First and foremost, there’s the safety aspect. Where good, quality bike infrastructure exists, biking tends to be safer. As such, it really sounds extremely backwards to suggest that in the areas that often already have some of the most dangerous streets of a region, safety improvements shouldn’t be undertaken because the community hasn’t asked for them. At the end of the day, people still will continue to have to ride in those areas, often in conditions that are embarrassingly deplorable on many different measures. Not only do they deserve to have a safe place to ride, but it is they who need it most as they frequently have few travel alternatives and many have already been victims of traffic violence too. This is a heightened issue in regards to projects that involve once-in-a-generation opportunities to change the layout of a thoroughfare. Those should not be passed.
Secondly, bikeways are a commodity and like all commodities, follow the general principles of economics. Students of the discipline know that the availability of something is directly related to its price. In this case, the fact that good, quality bikeways are still relatively scarce in this country means that the few places that they do exist attract a premium in price as people and businesses seek out locations near them. The best way to counter that is not by keeping bikeways out of some neighborhoods, but to instead make sure that they’re everywhere. Ideally, that means that the plan should not be just single lanes here and there, but entire networks that form a comprehensive grid of LTS2 bikeways that are installed as completely and quickly as possible.
However, bike infrastructure is obviously also becoming a victim of its own success. As early advocates undoubtedly had to find a way to justify to their communities why money should be spent on infrastructure that “no one uses“, study after study was undertaken in relation to the economic impact of bikeways. Most of these studies have shown that bike infrastructure can bring positive economic change to a corridor or area. But those improvements do not happen in a vacuum. Increased receipts and especially values lead to higher rents. Once again, the solution isn’t found in not building, but in building everywhere. But, that does mean that going forward, it is perhaps time to lessen the focus on the potential financial benefits of any single project in favor of safety benefits that it would provide (though people also seek to live in places that are “safe”, so that makes it a similar driver of demand).
So with that in mind, organizations interested in engaging in equitable advocacy should do one of two things. When faced with substantial projects, such as placing or moving curbs, the bike aspect absolutely should not be compromised. In many communities, projects like that only happen once a generation or less. It is imperative that whenever they occur, that the very best designs for both safety and efficiency are used because redoing it later would be costly in not just monetary terms, but also lives and political capital. However, for projects that are less involved, it might be better to take some time to further engage the community to develop a concept that truly works for them instead of just ferrying outsiders through.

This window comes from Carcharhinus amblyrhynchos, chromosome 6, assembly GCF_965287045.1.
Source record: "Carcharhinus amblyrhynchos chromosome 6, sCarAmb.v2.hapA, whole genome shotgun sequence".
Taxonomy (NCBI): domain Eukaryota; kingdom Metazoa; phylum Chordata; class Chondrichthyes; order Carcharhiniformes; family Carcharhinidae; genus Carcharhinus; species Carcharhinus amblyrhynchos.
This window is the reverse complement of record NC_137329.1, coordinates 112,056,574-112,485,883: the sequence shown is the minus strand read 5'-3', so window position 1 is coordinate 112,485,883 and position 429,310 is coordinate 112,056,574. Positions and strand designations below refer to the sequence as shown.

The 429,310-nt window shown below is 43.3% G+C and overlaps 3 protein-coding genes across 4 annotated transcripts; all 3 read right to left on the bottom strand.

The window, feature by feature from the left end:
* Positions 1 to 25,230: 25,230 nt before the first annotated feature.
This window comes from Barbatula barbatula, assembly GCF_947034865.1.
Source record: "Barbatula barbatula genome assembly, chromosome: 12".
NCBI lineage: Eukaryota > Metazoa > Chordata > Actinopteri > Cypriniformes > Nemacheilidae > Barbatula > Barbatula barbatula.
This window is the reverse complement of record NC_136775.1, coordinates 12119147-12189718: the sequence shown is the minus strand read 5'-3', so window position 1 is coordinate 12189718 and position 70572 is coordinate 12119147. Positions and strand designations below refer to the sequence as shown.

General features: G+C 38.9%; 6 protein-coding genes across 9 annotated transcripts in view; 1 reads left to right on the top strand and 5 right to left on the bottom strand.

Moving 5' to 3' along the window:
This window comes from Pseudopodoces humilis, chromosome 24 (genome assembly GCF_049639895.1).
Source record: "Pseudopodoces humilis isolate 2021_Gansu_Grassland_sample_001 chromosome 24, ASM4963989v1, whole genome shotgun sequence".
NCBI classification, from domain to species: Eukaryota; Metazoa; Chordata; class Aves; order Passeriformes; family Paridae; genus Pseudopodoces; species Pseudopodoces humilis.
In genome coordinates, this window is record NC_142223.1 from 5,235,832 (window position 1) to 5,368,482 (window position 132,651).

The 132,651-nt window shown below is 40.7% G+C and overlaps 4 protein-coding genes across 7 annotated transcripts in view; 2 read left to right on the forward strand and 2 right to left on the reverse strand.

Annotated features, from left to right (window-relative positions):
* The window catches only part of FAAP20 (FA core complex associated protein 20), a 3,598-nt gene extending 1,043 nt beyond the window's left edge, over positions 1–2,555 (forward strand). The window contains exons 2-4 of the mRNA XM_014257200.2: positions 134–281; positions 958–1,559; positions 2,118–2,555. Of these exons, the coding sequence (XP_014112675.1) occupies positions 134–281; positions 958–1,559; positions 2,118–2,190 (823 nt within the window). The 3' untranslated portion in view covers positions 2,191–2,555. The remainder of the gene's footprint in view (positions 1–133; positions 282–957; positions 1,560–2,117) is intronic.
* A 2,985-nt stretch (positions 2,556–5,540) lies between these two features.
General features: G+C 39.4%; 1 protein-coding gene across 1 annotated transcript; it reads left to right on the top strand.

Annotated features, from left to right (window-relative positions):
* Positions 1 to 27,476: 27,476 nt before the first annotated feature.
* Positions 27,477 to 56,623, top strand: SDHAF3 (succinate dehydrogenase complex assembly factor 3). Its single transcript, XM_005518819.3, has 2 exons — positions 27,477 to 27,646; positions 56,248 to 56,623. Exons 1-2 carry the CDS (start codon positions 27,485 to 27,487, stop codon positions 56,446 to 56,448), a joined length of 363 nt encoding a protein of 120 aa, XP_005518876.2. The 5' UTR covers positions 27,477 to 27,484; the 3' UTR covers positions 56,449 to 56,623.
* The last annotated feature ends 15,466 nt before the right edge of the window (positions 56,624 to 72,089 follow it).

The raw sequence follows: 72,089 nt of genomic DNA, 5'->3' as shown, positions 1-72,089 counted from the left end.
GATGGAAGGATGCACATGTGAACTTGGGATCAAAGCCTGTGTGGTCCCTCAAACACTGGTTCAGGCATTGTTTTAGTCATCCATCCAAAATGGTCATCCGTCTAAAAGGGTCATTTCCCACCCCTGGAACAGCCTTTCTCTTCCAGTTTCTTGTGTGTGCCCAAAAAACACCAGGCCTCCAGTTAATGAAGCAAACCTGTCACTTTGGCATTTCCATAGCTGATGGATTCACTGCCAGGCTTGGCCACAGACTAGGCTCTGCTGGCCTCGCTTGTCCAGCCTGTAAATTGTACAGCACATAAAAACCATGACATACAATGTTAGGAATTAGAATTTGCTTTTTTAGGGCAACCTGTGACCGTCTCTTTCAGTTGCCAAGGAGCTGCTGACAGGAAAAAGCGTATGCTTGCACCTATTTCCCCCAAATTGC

As more bikeways get built, more communities are asking for them. We need to make sure that they’re able to access those changes and benefit from them. While bikeways do bring change to a community, that change doesn’t have to be bad if the community gets involved to make sure that it works for them, including by broaching other topics that go beyond the bike aspect. Communities need to get in front of change and embrace it instead of waiting for it to arrive and trying to delay it. Doing so will bring many benefits for all.
Where do your community’s priorities lie? That’s a question that we should all be asking ourselves as we prepare to make infrastructure investments that will have an effect for decades into the future.
Nowhere is this more evident and important than in our transportation decisions. In many communities, the transportation network rests on a backbone of arterial roads. However, decades of
car-centric planning and design have resulted in facilities that are increasingly referred to as “stroads“. They’re not good streets, but they’re not good roads either and in the end, everyone gets the short end of the stick. The result is a facility that suffers from “peak hour” congestion and that doesn’t serve those who aren’t driving.
But there’s a better way. With a little shift in thinking, it becomes easier to design a transportation network that is good for the mobility of all, whether they be on a bike, in a car, walking, or using transit. When viewed as a corridor and principles of complete streets are applied, these facilities can be optimized to provide maximum movement of goods and people, not just cars.
With that understanding, it becomes evident that the current system is grossly inefficient and needs to change. But what does the alternative look like? Using the same room as before, a redesign of the corridor assigns each mode its own dedicated space optimized for its specific travel needs. Cars and trucks don’t slow down transit, transit doesn’t block lanes to load its patrons, and bicyclists are free to pass along on their own separate path optimized for biking. For roads that access industrial facilities, it can even be tweaked a bit more to offer a dedicated truckway in the corridor that is reinforced to handle the axle loads of trucks.